TV JUNE 17, 2013
Dear Television is Jane Hu, Evan Kindley, Lili Loofbourow, and Phillip Maciak. This season, they'll be posting weekly letters about AMC's "Mad Men." While this is not a full recap, there are still plenty of spoilers. Read the last installment here.
Dear Television, Don Draper can’t deal. It’s the penultimate episode of the penultimate season of “Mad Men,” and our hero is totally losing his shit. Getting caught in flagrante by Sally has sent him spiraling into fetal position, sneaking vodka into his morning OJ. He can’t even bother to help Megan boil two eggs. Poor boo boo, probably needs to take a sick day off. Even in the office, Don is reduced to assuming the part of a “wah-wah”-ing baby for the St. Joseph’s aspirin ad. And so of course the episode ends with Don curled up in fetal position, back where we began. Way back.
This week’s “Mad Men” is bookended by two overhead shots of Don in fetal position, but regression looms large throughout the episode—perhaps most vividly through the treatment of the women in Don’s life. It almost feels like Megan is being erased from the show—first as she sinks into the caricature of her soap character, and now literally as the camera blurs her out of Don’s sightline. Joan can barely get a word in, except to tell clients, “I’ll show you out.” And Peggy has been reduced to a “little girl” stuck between Don and Ted, who has convinced himself that she can’t handle the truth and so he must protect her. “Was that really necessary?” Peggy asks, after Don’s Frank Gleason curveball. Don doesn’t give her an answer, while father Chaough asks her gently if she could, “Leave us alone?” This is a boy’s club. Oh, and Peter is still treating his secretaries like shit.
Everything’s different, but nothing’s changed. Except! Sally has seen her dad screwing a strange woman, which has surprisingly never happened before. The men keep talking about the future in this episode, but if there’s any hope for a future in “Mad Men,” it lies with her. Sally’s scenes in this episode were a breath of fresh air—true escape from the show’s repeating patterns—even while they took place in prison-like enclosures such as cars and dorm-rooms. Even visually, Sally and Betty’s car scenes—shot with the back projection reminiscent of a Sirkian technocolor melodrama—seemed to come from an entirely different world than Don’s. No longer able to trust even her father, Sally desires more than anything to try it on her own. And perhaps this is a wise impulse, considering that no one left in the office trusts Don either. Unable to stand Peggy and Ted having a good time, Don “kills everything” in one blow by resurrecting another father figure—Frank Gleason—and in doing so takes all the attention (erotic and vocational) away from Peggy. Unlike the men of “Mad Men,” however, Sally understands the virtue of compromise and assures her mother: “I want to be a grown-up, but I know how important my education is.” Compare this with Bob’s whiny, entitled declaration (“He's a snotty bastard and he's screwing with my future.”) or the declaratives Don drunkenly receives from his television (“We cannot accept that kind of future for America.”). Just maybe, the kids are alright.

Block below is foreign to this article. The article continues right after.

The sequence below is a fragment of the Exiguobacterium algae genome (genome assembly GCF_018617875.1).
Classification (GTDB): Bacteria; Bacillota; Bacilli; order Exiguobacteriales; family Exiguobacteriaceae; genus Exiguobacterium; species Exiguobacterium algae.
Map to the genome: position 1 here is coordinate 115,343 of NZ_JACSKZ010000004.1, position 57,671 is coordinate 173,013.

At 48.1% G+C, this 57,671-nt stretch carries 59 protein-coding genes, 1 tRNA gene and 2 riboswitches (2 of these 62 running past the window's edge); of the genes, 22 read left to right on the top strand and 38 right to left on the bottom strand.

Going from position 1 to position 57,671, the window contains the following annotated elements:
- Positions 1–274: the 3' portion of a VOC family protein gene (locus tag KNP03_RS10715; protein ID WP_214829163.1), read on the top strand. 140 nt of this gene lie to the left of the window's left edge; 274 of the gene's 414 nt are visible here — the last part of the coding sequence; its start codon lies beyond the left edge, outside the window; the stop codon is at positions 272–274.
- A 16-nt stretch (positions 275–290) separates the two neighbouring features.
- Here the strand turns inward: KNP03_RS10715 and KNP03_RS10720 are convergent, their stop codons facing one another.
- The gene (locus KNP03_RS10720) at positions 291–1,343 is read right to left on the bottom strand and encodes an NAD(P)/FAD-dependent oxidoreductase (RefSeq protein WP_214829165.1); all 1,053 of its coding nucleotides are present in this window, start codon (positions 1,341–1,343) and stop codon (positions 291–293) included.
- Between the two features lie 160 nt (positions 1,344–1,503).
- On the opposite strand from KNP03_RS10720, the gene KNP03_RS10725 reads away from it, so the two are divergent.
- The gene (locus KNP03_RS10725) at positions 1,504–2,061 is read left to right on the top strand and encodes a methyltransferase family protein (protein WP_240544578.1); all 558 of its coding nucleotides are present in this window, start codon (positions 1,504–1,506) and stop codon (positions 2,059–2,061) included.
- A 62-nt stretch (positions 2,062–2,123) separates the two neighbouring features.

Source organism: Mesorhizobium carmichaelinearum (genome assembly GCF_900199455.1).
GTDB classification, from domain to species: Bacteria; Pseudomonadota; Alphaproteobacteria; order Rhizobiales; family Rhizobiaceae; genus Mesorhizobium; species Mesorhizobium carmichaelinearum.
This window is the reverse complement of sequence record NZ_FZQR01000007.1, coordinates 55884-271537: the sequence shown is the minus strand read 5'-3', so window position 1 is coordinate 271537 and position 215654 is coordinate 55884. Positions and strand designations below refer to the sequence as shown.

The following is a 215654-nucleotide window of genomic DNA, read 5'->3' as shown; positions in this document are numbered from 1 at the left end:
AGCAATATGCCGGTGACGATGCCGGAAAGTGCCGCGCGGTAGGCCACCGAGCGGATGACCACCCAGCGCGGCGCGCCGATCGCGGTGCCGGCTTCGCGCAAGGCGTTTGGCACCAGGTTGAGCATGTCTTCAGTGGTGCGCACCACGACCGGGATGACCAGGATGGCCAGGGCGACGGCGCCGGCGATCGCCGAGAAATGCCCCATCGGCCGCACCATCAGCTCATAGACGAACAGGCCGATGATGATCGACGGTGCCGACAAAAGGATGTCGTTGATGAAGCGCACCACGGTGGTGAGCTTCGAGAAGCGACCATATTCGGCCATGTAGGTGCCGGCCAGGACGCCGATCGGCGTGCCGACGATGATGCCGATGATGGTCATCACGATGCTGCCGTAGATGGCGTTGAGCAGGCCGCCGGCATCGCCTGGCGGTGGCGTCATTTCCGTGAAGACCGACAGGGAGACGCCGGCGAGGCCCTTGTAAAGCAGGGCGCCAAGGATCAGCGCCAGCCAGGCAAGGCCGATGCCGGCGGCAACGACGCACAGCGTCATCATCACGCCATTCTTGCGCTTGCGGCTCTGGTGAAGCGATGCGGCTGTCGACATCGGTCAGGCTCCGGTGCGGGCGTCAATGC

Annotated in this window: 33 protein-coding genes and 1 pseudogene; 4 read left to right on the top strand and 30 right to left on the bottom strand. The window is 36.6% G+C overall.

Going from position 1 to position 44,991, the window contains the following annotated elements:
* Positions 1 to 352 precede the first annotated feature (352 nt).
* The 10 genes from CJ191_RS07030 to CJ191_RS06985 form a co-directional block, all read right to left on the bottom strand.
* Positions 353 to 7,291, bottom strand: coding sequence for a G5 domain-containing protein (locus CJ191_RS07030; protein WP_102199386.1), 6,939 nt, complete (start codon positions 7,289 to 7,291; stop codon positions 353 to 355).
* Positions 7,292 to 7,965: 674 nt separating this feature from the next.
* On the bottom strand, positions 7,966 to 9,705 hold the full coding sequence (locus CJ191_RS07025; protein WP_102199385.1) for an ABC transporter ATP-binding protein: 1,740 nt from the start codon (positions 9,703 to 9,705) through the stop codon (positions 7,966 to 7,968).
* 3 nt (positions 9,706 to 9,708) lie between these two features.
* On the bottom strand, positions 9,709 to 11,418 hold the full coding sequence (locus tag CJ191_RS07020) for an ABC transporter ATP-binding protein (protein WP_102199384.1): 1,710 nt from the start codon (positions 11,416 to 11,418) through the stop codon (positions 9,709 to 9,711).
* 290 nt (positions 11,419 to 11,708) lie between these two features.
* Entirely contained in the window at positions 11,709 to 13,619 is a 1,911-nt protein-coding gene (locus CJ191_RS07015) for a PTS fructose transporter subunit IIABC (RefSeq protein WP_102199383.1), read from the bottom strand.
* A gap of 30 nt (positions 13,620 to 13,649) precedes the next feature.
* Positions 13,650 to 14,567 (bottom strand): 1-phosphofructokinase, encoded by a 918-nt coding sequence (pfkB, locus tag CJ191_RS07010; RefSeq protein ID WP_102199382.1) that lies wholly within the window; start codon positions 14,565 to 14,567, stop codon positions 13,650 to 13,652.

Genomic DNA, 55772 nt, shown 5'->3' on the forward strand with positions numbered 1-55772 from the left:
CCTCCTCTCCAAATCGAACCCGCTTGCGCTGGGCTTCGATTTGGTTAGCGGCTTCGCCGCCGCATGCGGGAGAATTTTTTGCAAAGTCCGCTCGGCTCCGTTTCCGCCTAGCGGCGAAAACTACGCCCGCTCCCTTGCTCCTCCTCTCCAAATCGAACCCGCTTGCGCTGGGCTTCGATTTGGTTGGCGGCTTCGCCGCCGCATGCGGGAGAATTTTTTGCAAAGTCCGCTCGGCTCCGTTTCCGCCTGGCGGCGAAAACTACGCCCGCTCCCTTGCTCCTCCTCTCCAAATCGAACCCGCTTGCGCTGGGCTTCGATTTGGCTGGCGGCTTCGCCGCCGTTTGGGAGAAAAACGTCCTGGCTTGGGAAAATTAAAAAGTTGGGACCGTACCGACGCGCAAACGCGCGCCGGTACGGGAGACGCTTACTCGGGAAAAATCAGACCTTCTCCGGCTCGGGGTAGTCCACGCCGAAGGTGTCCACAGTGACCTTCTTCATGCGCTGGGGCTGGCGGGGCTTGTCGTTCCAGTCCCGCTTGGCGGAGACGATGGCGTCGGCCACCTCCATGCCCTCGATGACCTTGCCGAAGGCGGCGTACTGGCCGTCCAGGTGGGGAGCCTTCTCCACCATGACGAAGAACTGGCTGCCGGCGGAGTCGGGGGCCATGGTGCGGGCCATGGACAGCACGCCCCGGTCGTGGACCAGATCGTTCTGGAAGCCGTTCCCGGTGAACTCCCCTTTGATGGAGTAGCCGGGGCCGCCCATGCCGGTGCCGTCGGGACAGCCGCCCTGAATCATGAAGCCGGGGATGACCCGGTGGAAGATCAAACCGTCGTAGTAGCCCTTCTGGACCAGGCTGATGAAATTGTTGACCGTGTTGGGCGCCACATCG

Or if not the kids, then at least certain young women. Sally Draper is no longer Don’s baby, but that doesn’t mean she wants to have at it with sandal-wearing Rolo either. Some might see her quick retreat to Glen Bishop as a regressive, Betty-like move—but to me it reads as inspired. Sally kills a few birds with that one knock: interrupting Glen’s tryst with Miss “You Should Read My Diary;” simultaneously escaping and punishing Rolo for his come-on; but most importantly, impressing Mandy with her influence. If Sally has to resort to sexist codes of male protection through piggish violence (the kind that crop-top Mandy will immediately understand) and if she even enjoys such displays of chivalry—well, she’s still doing a better job of weaponizing faked ignorance than, say, Don or Bob or Ted is.
Sally and Betty’s car scenes seemed to come from an entirely different world than Don's.
Last season, I bemoaned Betty’s devolution since the early seasons of “Mad Men,” but now it seems that she’s come out on top. Don’t underestimate how much her ability to do so is a product of increased detachment from the emotion black-hole that is Don Draper. This week, it felt like I was watching two separated worlds—Sally’s and Don’s—connected only by a telephone wire carrying Betty’s calm and now even compassionate voice. It was obvious which side of the line I’d prefer to be on. (Answer: the one that gets to hang up first.) Jackie did well twice, and so has Betty. We suspect even more from Sally.
On the car ride to Miss Porter’s, Betty asks Sally for a McDonald’s french fry. On the way back, mother and daughter share a cigarette. Sally even helps Betty light hers. “I’d rather have you do it in front of me than behind my back,” Betty tells her, in an offering that seems almost unprompted. Betty isn’t acquiescing to Sally, but offering her the cigarette in a gesture of trust, and—could it be?—friendship. Right hand, meet left hand. In an episode displaying the lengths to which “Mad Men” coworkers will go to betray and distrust one another, I wanted to ride in that car just a little bit longer.
We didn't want there to be any surprises,